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01.07.2010 | Original Article | Ausgabe 5/2010

Pediatric Cardiology 5/2010

The Impact of Prenatal Diagnosis of Complex Congenital Heart Disease on Neonatal Outcomes

Zeitschrift:
Pediatric Cardiology > Ausgabe 5/2010
Autoren:
Allison Levey, Julie S. Glickstein, Charles S. Kleinman, Stephanie M. Levasseur, Jonathan Chen, Welton M. Gersony, Ismee A. Williams

Abstract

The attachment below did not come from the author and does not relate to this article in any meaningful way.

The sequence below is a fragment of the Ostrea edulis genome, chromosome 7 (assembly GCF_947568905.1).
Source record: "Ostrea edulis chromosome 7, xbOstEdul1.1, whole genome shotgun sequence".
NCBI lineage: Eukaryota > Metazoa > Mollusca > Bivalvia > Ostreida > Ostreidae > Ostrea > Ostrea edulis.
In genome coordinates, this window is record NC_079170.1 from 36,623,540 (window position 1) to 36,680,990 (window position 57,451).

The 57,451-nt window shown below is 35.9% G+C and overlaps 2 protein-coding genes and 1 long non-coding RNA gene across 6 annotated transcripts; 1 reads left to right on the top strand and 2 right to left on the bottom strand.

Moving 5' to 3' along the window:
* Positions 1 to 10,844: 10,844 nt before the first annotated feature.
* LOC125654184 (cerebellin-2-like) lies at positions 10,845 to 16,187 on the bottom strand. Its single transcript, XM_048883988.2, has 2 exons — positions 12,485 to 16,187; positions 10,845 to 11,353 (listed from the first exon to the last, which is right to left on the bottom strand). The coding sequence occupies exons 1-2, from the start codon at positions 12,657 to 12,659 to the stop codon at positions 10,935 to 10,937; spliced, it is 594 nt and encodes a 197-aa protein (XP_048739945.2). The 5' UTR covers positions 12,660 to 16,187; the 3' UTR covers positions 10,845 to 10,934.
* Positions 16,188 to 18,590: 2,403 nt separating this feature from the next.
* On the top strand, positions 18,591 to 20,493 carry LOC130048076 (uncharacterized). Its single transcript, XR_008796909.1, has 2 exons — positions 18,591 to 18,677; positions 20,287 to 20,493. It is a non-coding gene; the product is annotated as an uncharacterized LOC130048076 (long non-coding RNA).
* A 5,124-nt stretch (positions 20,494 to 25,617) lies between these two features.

Prenatal diagnosis of congenital heart disease (CHD) is increasingly common. However, the current impact of prenatal diagnosis on neonatal outcomes is unclear. Between January 2004 and January 2008, a retrospective chart review of infants who underwent surgical repair of CHD before discharge at our institution was conducted. Obstetric and perioperative variables were recorded. Of 439 neonates, 294 (67%) were diagnosed prenatally (PREdx). Infants with PREdx had a lower mean birth weight (3.0 ± 0.6 vs. 3.1 ± 0.6 kg, p = 0.002) and gestational age (37.9 ± 2.1 vs. 38.6 ± 2.4 wk, p < 0.001) than those with postnatal diagnosis (POSTdx). Severe lesions were more likely to be PREdx: Neonates with single-ventricle (SV) physiology (n = 130 patients [31.2%]) had increased odds of PREdx (n = 113/130, odds ratio [OR] 4.7; 95% confidence interval [CI] 2.7–8.2, p < 0.001). PREdx was associated with decreased preoperative intubation (OR 0.62; 95% CI 0.42–0.95, p = 0.033), administration of antibiotics (OR 0.23; 95% CI 0.15–0.36, p < 0.001), cardiac catheterization (OR 0.54; 95% CI 0.34–0.85, p = 0.01), and emergency surgery (OR 0.18; 95% CI 0.06–0.5, p < 0.001) compared with POSTdx infants. There was no difference in APGAR scores, preoperative pH, day of life of surgery, operative complications, hospital length of stay, or overall mortality in the PREdx versus POSTdx groups, even when controlling for lesion severity. PREdx was not independently associated with neonatal mortality, despite having included more severe cardiac lesions. PREdx was significantly associated with decreased neonatal morbidity in terms of decreased use of preoperative ventilator, administration of antibiotics, cardiac catheterization, and emergency surgery.

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